Raspberry - Rubus ideaus

Main features

  • An native shrub that is often cultivated and can be found wild in woodland, hedgerows, heathland and down

  • Pinnate leaves with one to three pairs of serrated oval leaflets and one serrated oval terminal leaflet

  • Upright canes/stems with weak/fragile prickles

  • Underside of leaves very pale, almost white

  • Flowers are white and the sepals are as long as the petals

  • The berries are red and formed of a masses of spherical segments

  • The flesh easily comes away from the fruit's core when picked

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Raspberry - Rubus ideaus

Edible plant - novice

Other common names: Common Raspberry, Common Red Raspberry, European Raspberry, American Red Raspberry, Grayleaf Red Raspberry

 

Scientific name meaning: Rubus is from the Latin for "red" - Rubra. Idaeus is also Latin and means belonging to Mount Ida, which is in Crete

Season Summer - Autumn

Habitat - where will I find it? A native shrub that is also a garden escape, it can be found in woodland, hedgerows, heathland, and downs

Description - what does it look like? Raspberry has erect stems that can reach up to 160cm. The stems are covered in fragile prickles.

The leaves have a pinnate formation, with one to three pairs of oval, serrated-edged leaflets and one oval, serrated-edged terminal leaflet.

The underside of the leaves are much paler than the topside, sometimes appearing almost white.

The flowers are white and the sepals are as long as the petals.

The berries that follow are red when ripe and have multiple spherical segments (drupelets). The flesh of the fruit easily comes away from its core when harvested

Possible lookalikes Other Raspberries, Blackberries. The leaves of Blackberries, however, are palmate, leaflets radiate from the same point; the Blackberry's prickles are much more substantial, and the underside of the leaves are much less pale than those of Raspberry.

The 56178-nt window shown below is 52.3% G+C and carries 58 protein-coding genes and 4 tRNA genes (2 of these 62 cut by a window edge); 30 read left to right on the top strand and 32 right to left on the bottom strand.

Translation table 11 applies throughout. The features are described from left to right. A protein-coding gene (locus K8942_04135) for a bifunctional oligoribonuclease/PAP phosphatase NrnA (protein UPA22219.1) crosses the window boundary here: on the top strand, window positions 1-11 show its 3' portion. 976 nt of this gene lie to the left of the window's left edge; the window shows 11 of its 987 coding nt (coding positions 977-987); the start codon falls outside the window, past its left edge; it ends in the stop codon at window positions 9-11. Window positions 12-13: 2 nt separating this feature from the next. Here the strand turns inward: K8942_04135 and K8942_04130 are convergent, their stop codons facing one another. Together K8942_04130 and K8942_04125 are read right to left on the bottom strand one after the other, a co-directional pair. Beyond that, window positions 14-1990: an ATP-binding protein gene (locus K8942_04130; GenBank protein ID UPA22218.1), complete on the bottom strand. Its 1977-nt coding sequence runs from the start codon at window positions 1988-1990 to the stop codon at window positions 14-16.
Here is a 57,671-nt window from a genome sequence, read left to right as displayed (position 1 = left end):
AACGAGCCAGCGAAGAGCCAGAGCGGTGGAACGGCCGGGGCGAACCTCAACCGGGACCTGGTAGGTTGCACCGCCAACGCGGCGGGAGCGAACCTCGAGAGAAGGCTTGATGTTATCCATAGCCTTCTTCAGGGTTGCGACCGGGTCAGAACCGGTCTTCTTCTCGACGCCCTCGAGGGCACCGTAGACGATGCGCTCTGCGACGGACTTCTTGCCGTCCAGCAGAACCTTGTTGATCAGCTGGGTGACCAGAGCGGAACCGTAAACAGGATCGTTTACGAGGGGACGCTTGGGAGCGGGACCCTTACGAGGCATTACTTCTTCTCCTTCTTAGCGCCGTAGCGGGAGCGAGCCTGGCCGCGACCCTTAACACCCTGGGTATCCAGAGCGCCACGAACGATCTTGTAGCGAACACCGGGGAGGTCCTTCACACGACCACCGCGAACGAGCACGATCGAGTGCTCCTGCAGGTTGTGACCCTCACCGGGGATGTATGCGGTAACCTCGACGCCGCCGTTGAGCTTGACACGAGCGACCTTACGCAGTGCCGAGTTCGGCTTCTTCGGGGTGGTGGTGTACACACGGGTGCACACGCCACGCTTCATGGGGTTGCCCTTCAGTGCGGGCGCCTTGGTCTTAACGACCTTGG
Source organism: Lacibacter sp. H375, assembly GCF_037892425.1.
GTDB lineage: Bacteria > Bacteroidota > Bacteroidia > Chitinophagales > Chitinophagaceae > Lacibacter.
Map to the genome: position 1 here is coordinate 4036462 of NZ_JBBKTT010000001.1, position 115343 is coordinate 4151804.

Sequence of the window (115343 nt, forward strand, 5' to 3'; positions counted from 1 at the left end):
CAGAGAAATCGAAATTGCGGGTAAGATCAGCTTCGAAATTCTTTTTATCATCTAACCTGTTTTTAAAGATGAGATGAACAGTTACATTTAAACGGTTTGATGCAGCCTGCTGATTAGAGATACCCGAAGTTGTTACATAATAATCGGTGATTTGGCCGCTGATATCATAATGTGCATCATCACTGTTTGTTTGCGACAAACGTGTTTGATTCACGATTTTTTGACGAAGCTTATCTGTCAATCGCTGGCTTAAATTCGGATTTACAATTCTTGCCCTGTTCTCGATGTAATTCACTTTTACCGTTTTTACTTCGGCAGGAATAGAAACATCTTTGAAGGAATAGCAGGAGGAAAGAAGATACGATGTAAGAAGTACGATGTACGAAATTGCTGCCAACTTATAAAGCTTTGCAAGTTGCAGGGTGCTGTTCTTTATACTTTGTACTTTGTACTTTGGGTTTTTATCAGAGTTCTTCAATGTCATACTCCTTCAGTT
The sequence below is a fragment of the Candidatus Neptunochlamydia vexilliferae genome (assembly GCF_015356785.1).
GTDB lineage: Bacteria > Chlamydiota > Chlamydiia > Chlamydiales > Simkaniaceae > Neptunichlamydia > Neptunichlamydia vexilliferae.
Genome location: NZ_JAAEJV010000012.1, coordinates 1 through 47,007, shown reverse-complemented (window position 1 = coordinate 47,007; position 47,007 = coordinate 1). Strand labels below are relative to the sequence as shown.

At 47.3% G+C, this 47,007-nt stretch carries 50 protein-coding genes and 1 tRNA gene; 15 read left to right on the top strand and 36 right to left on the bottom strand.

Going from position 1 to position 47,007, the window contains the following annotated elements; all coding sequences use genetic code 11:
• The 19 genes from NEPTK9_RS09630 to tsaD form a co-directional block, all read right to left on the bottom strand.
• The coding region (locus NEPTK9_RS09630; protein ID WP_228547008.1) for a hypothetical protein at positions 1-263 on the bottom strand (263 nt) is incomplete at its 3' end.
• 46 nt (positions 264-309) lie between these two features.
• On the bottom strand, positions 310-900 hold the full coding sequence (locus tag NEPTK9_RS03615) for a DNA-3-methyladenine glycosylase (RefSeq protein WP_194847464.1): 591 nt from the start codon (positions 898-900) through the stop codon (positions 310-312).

In addition, Blackberry fruit is purple-black, much more shiny, and the flesh does not come away from the core when picked.

Use as a food The berries can be used to make jams, jellies, cordials, wine, syrup, fruit leather, and chutneys, or can be eaten raw.

The dried leaves are used to make a herbal infusion - see Hazards

Use in herbal medicine Has been used as a decongestant, an anti-inflammatory, an aid to childbirth, to strengthen the uterus, to relax the uterus, to cause contractions, to ease painful menstruation, and to treat tonsillitis, wounds, sores, burns and ulcers.

If you are suffering from any ailment or need medical advice, please see your General Practitioner

Other uses The berries are used in facemasks and to make a pruple dye. Paper has also been made from the stem fibre

Hazards The leaves should not be used in early (first two trimesters) or pregnancy

Importance to other species Provides an important food source for pollinators, particularly bees

Always stay safe when foraging. You need to be 100% sure of your identification, 100% sure that your foraged item is edible, and 100% sure that you are not allergic to it (it is good practice to always try a small amount of any new food you are consuming). If in doubt, leave it out!